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Etu{d,b}e: A Preliminary Conduit

NIME 2022 Music Application

Published onJun 28, 2022
Etu{d,b}e: A Preliminary Conduit
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Project Description

Etu{d,b}e is a series of performances including semi-autonomous musical agents improvising with a live musician performing on the eTube, an augmented instrument using a saxophone mouthpiece and custom controller interface.

This instrument's playing techniques are influenced by contemporary saxophone performance. However, the conical saxophone is replaced with a keyless cylindrical tube, presenting a limited, yet interesting sound world to be explored primarily through timbre, texture, overtones, and articulations rather than pitch. Custom electronics based on the ESP32 chip are interfacing the sensors and actuators to relay information between the musician and the computer wirelessly. The instrumentalist’s preferences regarding some inherent qualities of sensors and the topology of the 3D printed controller were at the heart of the design process. The controller is attached to the acoustic instrument without obstructing regular playing technique.

The performance evolves around the classical music notion of “étude” through machine listening, human-computer interaction, and a unique sound world created with the acoustic tube and various saxophones. Each étude explores a specific sound palette which is preloaded into the Creative Dynamics of Improvised Interaction (DYCI2) memory. This framework, designed by Jérôme Nika at IRCAM, enables the eTube’s wireless controllers to interact with musical memories and patch settings during real-time performance. We have customized certain functions of the agents to react to specific sound materials for each étude. Live microphone input from the eTube enables the electronics to react to performed musical phrases in real time, while the controller interface enables the improviser to interact with the electronics during performances.

Type of submission

Option 1: “New NIME” - traditional NIME music sessions aimed at showcasing pieces performed or composed with new interfaces for musical expression.

Program Notes

Etu{d,b}e simultaneously refers to the name of the eTube, an augmented instrument, and to a series of improvised études based on human-computer musical interactions.

Performing on a flexible PVC tube fitted with a saxophone mouthpiece fulfilled an interest in exploring a noise-based wind instrument with intentionally limited pitch control while investigating contemporary saxophone techniques and performance gestures in an improvised context. This “infra-instrument” has no keys or holes for changing pitch and has been augmented with sensors creating a new channel of communication between the musician and their digital counterpart.

During a performance, semi-autonomous computerized musical agents react in realtime to the ongoing musical material via machine listening and analysis functions. The agent’s memory consists of tube and saxophone recordings exploring techniques such as slap tongue, flutter tongue, growling, multiphonics, and extensive circular breathing. Although the agents augment the limited sound space of the eTube, they also assert their own behaviour which creates an evolving connection between the improviser and the computer.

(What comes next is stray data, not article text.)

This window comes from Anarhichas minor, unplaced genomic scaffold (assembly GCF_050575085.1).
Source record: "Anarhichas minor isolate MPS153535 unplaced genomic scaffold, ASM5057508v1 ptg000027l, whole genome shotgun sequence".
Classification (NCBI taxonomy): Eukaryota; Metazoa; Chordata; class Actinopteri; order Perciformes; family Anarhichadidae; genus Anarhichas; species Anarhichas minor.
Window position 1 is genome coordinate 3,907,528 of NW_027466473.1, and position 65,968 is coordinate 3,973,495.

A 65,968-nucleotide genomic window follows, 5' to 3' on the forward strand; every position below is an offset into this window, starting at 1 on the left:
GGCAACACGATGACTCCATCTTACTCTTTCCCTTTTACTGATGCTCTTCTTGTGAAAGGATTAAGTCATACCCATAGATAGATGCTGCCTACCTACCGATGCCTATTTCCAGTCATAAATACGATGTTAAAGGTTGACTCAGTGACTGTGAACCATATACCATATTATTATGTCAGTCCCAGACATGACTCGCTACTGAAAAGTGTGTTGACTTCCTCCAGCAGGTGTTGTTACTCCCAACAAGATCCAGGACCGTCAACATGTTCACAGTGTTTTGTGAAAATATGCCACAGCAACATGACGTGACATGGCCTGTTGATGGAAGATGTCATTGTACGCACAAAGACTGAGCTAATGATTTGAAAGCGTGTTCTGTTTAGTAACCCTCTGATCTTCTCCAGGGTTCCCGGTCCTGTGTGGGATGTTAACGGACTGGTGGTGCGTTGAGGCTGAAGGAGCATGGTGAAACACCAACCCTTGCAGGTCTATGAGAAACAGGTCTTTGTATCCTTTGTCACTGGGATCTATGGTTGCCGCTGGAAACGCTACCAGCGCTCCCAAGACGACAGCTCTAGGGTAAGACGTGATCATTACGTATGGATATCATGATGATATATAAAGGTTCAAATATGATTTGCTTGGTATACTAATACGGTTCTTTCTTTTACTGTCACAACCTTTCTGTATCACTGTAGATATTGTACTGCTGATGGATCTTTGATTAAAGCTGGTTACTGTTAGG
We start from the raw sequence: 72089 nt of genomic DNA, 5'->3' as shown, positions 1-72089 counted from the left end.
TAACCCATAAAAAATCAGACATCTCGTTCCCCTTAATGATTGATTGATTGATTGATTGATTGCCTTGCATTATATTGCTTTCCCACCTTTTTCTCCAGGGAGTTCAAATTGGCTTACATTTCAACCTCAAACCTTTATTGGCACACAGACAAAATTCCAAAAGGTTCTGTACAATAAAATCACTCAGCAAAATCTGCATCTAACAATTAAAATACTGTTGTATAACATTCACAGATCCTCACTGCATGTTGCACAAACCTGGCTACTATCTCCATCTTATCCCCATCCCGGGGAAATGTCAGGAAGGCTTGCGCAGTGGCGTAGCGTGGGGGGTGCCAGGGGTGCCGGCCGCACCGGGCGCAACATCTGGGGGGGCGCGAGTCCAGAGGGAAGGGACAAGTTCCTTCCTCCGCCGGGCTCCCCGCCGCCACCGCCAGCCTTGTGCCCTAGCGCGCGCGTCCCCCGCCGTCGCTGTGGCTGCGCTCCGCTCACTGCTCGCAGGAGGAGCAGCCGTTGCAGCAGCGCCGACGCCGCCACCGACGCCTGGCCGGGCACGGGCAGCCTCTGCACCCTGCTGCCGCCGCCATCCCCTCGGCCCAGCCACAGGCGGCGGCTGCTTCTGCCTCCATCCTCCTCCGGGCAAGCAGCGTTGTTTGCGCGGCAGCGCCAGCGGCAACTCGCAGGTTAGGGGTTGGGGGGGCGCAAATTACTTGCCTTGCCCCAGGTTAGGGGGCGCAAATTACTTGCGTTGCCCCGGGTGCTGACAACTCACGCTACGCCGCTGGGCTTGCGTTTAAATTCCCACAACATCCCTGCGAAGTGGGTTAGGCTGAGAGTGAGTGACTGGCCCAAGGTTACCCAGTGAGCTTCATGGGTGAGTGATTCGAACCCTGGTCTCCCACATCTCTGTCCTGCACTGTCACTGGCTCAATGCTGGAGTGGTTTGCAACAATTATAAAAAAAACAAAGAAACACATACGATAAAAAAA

The performer may interact with the agents via the controller interface installed on the eTube to modulate between pre-programmed settings. This allows the improviser to navigate seamlessly between co-creative propositions during this 14-minute improvisation.

Media

Etu{d,b}e: An improvised performance for augmented tube and semi-autonomous musical agents.


A long flexible tube fitted with a tenor saxophone neck and mouthpiece.


The DYCI2 interface during a performance.


Early prototype of the electronics and custom designed parts of the eTube.


Early prototype of the electronics with baritone saxophone mouthpiece attached.

The latest iteration of the eTube used in the above performance.

Ethics Statement

The authors do not recognize any potential conflicts of interest in this project application.

Having been enormously inspired by various projects made in the NIME community, we think it’s important to share this ongoing work with an open source license. The use of off-the-shelf electronics, hardware and 3D printed parts should make this project more accessible and replicable. All source code and documentation to reproduce the instrument is made available via this public GitHub repository. We encourage people to use, share and modify this work to fit into their own creative practices.

Acknowledgements

Vincent Cusson and Tommy Davis’ research for the eTube development and the Etu{d,b}e project is supported by a 2021-2022 Student Award from the Centre for Interdisciplinary Research in Music Media and Technology (CIRMMT) at McGill University. Etu{d,b}e is supported in part by funding from the Social Sciences and Humanities Research Council of Canada. We would like to thank our CIRMMT supervisors Marcelo Wanderley, Guillaume Bourgogne, and Robert Hasegawa, as well as Tommy’s director of research, Marie-Chantal Leclair. We are grateful for their support and guidance throughout this project.

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